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Jane Goodall Institute

From Wikipedia, the free encyclopedia
Jane Goodall, founder of the institute

The Jane Goodall Institute (JGI) is a global non-profit wildlife and environment conservation organization headquartered in Washington, DC.[1] It was founded in 1977 by English primatologist Jane Goodall and Genevieve di San Faustino (1919-2011).[2] The institute's mission is to improve the treatment and understanding of primates through public education and legal representation, to protect their habitats in partnership with local communities, and to recruit and train young people for these missions.



Jane Goodall began her career in 1960 in Gombe National Park, Tanzania. Her research on chimpanzees proved that they are close to humans not only genetically, but also in their behavior. At the beginning of her research, she was able to work in an untouched forest, but over the years, the local population cleared larger and larger areas of trees and destroyed animals. Jane Goodall realized that in order for the chimpanzees to survive, she had to protect their habitat, but for this, it was necessary that the living conditions of the local population were suitable and that they cooperated in nature conservation work, knowing the common goal. This led to the founding of the Jane Goodall Institute.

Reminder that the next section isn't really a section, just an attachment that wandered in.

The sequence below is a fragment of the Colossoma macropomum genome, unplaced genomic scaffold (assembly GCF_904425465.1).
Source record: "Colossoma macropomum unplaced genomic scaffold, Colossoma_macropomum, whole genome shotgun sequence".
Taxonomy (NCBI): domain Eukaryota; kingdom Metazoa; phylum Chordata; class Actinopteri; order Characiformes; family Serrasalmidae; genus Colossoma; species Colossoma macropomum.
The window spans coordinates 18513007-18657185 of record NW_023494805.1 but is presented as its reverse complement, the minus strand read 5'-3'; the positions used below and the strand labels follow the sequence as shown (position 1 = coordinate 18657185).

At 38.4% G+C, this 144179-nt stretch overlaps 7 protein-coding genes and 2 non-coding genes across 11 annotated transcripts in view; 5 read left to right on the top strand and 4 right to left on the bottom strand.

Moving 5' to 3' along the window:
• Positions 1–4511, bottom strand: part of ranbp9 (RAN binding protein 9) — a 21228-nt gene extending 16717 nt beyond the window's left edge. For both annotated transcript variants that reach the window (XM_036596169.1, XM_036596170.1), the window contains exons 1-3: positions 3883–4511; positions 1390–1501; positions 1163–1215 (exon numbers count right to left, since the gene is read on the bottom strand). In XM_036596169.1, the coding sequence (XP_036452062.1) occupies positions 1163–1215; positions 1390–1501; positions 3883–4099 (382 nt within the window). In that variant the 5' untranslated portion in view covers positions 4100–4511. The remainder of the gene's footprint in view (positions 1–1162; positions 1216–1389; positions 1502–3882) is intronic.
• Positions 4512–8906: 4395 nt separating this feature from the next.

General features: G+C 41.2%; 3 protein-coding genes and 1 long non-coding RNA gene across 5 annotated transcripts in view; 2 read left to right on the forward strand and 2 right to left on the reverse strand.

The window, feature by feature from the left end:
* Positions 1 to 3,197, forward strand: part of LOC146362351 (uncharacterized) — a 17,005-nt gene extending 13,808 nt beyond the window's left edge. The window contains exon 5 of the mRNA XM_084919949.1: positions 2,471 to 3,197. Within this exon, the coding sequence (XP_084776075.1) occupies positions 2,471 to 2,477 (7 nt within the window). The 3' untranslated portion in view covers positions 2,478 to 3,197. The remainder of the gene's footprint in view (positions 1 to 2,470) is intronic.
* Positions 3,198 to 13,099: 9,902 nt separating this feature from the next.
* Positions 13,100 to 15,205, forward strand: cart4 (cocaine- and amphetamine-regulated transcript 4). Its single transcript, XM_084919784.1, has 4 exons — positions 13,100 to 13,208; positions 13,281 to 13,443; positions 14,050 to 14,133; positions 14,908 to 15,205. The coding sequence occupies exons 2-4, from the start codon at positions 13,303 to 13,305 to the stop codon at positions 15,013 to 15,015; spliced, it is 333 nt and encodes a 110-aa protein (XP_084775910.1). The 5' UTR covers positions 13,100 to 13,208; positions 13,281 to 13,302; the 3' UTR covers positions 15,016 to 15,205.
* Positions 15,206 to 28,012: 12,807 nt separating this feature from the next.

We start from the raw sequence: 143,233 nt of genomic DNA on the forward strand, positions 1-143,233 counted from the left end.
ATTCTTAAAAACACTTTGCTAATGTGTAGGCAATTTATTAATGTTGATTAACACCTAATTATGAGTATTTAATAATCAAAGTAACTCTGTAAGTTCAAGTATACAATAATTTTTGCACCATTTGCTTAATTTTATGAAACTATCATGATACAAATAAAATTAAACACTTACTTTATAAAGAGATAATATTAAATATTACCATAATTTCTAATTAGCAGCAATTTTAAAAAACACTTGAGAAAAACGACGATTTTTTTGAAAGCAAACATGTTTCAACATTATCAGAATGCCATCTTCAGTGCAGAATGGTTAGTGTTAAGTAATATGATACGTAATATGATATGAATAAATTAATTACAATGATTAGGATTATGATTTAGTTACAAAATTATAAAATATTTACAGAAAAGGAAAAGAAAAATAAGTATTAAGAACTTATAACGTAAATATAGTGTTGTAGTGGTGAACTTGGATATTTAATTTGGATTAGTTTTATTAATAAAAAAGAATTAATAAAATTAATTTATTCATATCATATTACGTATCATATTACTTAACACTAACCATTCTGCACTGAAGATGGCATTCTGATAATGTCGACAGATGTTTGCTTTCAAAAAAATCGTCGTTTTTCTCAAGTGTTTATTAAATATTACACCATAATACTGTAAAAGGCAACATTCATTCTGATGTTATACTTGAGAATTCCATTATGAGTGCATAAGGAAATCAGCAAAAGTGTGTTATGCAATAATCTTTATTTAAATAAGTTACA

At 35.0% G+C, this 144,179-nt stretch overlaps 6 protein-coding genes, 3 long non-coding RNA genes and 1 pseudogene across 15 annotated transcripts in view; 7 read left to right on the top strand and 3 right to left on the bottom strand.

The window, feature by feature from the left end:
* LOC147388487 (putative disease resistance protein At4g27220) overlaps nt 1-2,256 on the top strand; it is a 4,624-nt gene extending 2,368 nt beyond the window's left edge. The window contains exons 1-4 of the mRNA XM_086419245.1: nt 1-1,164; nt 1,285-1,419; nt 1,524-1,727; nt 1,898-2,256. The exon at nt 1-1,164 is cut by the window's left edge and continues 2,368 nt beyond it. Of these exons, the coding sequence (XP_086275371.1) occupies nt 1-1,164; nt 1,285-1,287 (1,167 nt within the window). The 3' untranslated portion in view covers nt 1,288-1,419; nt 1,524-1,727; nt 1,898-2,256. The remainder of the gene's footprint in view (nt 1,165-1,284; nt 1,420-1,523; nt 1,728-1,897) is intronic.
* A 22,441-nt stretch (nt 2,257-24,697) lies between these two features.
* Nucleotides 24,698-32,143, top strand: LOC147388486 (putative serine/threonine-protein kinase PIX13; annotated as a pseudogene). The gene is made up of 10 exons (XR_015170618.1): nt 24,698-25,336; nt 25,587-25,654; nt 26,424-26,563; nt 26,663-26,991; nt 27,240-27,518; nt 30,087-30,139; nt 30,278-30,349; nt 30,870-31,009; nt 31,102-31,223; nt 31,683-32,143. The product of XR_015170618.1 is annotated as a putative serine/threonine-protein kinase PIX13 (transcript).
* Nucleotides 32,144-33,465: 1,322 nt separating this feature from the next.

At first, the daily activities of the institute were carried out from home by committee members and volunteers. In the early 1980s, the institute moved into the San Francisco office of the California Academy of Sciences and later to Washington, D.C.

Offices and partnerships


The institute has offices in more than twenty-five countries around the world.[3] With the recognition of a non-governmental organization by the city's municipal government, the Shanghai office became the first and only foreign environmental protection organization in China[4]

There is also a close partnership with the Jane Goodall Center for Excellence in Environmental Studies at the American Western Connecticut State University in Danbury in northern Connecticut.

In Congo, the institute has maintained the Tchimpounga Chimpanzee Rehabilitation Center since 1999. It has 26 hectares of land at its disposal and a protected area of 72.84 km² was set up nearby by the government of Congo in March 1999. It is used to house orphaned chimpanzees.

Jane Goodall Environmental Middle School is a grades 6 through 8 school in Salem, Oregon, with a focus on environmental protection.

Cetacean Committee


In 2022, the JGI's Cetacean Committee was formed. It calls for an immediate worldwide ban on cetacean captivity, with a search for "the best outcomes for those already confined."[5]

On August 21, 2023, Melody Horrill from the committee commented on the recent death of the orca Tokitae (Lolita). Tokitae had spent half a century performing in a concrete tank for the Miami Seaquarium's previous owners, after being captured in the Pacific Northwest in 1970. Tokitae’s death came at a time when efforts were underway to move her to a sanctuary in her natal waters, but she died before she could have the opportunity to experience her natal waters again.[5]

Horrill said:[5]

"We are devastated that Tokitae will never receive what she was entitled to from the start – her freedom. Her death is a tragic reminder that no dolphins, whales, or porpoises should ever be kept in captivity for the purpose of entertainment. These highly intelligent, sensitive mammals deserve a natural life in the wild, free of exploitation."